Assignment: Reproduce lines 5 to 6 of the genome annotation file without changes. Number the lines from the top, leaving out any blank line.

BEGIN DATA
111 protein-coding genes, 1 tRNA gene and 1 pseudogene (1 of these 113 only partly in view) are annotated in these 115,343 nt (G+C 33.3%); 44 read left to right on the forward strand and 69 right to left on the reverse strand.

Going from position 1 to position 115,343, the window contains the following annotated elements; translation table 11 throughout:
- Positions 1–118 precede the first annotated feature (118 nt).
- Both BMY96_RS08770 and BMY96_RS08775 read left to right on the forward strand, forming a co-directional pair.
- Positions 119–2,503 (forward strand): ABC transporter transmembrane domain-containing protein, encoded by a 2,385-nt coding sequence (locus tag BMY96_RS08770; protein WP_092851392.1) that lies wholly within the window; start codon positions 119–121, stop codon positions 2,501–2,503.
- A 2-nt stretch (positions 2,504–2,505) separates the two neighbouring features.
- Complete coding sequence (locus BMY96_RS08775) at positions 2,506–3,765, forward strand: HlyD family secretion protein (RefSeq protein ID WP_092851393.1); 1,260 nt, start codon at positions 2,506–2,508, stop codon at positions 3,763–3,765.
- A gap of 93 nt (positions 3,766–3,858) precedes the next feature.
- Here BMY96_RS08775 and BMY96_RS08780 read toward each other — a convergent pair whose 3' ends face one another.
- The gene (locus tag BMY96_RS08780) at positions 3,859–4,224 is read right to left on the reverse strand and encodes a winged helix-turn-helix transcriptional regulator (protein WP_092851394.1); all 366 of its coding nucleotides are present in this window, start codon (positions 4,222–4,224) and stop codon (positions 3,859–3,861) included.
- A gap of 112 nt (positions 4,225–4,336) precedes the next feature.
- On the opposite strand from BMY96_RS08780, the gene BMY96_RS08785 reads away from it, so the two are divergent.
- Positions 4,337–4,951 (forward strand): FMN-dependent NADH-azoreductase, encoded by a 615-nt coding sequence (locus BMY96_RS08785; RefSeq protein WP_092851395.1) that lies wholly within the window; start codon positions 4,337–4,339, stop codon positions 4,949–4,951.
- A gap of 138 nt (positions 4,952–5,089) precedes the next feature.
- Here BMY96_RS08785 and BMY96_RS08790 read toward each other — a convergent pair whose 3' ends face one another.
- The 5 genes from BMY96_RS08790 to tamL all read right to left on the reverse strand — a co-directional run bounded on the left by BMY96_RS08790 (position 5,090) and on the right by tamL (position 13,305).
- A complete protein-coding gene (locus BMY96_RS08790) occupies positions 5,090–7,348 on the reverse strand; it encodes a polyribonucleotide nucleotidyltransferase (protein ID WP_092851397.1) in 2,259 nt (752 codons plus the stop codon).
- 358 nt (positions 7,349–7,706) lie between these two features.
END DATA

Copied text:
- Positions 119–2,503 (forward strand): ABC transporter transmembrane domain-containing protein, encoded by a 2,385-nt coding sequence (locus tag BMY96_RS08770; protein WP_092851392.1) that lies wholly within the window; start codon positions 119–121, stop codon positions 2,501–2,503.
- A 2-nt stretch (positions 2,504–2,505) separates the two neighbouring features.